Press Room

17 February, 2021

This article was published by Data Guidance.

As our uses for technology develop, new risks – and terminology – emerge. All of us are familiar with the Internet of Things; now we may have to grapple with the Internet of Bodies (‘IoB’) and its associated risks, as recently addressed by the Spanish data protection authority (‘AEPD’). Javier Arnaiz Vidella, Cybersecurity and Privacy Manager at ECIJA, analyses the evolution of IoB and the AEPD’s guidance on IoB risks1.

The evolution of technology has changed the way we communicate and interact with each other, how we record our sport practices, and even how we deal with our personal health. In the case of health tech, the personal data processed is not only diverse, but also has a direct impact on our most personal sphere. In fact, some technologies, usually designed to improve or register the user’s health, such as connected implants, smart bracelets, or wearable heart scanners seem like something out of a futuristic movie. Nevertheless, technologies which offer connection to the Internet to increase their efficiency are common and massively distributed by over-the-top (‘OTT’) operators, sellers, and wide-spread websites. Normally, these connected devices are known as the Internet of Things (IoT). However, new functionalities have increased the potential to process sensitive and medical information of the data subject and to have real and physical consequences for the data subject, involving even a new term to refer to these tools, known as the Internet of Bodies (IoB).

The evolution of IoB devices have different impact points regarding technological regulation of the legal requirements related to processed information, the real consequences of the activity of such a device (i.e. connected pacemaker or prothesis), and cybersecurity requirements (from national or international regulations or standards) to protect that information or the functionality of the device.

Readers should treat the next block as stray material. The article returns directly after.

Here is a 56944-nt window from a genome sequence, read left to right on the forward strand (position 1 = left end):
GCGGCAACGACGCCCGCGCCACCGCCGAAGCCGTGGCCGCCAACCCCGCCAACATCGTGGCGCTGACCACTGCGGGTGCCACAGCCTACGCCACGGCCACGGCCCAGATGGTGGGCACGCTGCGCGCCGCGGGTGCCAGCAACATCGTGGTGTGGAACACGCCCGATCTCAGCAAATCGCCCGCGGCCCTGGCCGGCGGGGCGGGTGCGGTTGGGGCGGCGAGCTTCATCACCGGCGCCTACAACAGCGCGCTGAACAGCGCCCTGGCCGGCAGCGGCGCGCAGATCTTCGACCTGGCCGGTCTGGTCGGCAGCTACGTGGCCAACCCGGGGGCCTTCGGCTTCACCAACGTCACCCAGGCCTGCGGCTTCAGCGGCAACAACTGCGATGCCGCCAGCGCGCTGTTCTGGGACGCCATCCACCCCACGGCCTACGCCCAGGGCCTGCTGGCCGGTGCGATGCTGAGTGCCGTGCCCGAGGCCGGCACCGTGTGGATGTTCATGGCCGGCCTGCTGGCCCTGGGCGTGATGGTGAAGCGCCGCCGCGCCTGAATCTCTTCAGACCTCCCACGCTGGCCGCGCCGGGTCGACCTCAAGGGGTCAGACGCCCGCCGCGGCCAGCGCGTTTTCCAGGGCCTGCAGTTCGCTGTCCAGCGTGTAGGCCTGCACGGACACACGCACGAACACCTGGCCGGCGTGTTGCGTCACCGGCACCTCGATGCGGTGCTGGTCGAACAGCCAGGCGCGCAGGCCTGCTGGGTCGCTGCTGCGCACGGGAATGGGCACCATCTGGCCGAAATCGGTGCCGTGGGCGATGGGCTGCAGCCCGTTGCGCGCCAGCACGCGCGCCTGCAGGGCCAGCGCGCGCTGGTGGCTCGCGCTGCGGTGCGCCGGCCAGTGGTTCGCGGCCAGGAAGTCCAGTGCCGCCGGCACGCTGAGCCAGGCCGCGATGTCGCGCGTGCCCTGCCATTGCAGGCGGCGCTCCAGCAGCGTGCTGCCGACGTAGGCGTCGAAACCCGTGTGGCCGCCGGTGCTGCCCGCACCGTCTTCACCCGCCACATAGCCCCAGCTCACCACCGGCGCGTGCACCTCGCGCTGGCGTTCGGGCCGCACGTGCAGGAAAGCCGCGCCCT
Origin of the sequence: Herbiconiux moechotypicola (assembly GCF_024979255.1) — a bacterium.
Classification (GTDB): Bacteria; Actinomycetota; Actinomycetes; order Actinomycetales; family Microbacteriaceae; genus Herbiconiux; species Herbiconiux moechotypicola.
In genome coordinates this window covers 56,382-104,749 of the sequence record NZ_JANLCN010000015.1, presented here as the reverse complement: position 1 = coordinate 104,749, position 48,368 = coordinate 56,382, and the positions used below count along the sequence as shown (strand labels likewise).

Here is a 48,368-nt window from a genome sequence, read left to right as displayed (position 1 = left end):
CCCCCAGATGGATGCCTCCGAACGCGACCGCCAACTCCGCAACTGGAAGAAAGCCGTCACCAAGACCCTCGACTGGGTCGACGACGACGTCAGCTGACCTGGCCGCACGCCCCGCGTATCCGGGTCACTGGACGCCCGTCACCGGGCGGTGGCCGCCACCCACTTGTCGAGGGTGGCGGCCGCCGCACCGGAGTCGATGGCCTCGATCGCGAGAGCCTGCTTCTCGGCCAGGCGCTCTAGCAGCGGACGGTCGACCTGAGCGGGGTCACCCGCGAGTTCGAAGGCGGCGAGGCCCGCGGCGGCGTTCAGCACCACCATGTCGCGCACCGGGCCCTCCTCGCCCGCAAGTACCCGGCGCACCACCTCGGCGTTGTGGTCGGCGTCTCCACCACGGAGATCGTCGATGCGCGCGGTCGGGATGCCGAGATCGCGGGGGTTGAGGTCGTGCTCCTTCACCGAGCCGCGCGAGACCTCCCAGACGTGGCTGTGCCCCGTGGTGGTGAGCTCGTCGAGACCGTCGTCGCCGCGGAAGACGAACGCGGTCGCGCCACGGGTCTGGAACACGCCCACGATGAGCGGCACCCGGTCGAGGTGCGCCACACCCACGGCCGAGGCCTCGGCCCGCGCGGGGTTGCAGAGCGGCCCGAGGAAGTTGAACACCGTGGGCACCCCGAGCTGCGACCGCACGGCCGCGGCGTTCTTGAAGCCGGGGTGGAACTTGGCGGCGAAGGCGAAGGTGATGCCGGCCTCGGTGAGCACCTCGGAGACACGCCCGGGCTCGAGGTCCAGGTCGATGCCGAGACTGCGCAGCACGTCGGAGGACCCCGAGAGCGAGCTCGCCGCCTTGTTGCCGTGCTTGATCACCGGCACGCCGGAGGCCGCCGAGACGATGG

IoB devices could be classified under the following groups:

  • First generation: devices outside the body such as physical activity monitoring (e.g. wristbands, smart watches etc.);
  • Second generation: devices internal to the body, including those that can be implanted, such as devices for medical purposes (e.g. pacemakers, cochlear implants, or organs developed through 3D printing); and
  • Third generation: body-fused devices with a communication interface that allows interpreting and acting on the biological elements themselves.

With the rapid evolution of IoB (and considering a slower advance  in regulation), regulatory bodies are implementing different regulations and guidelines to either adjust or clarify the current rules to guarantee that these technologies are safe for users.

In particular, the AEPD recently issued a document regarding IoB risks. In the document, the AEPD explains several risks to be considered regarding the use of these technologies and offers some points to be covered to protect the cybersecurity of IoB devices. Although brief, the AEPD’s guidance outlines the essential points to be considered when studying IoB devices.

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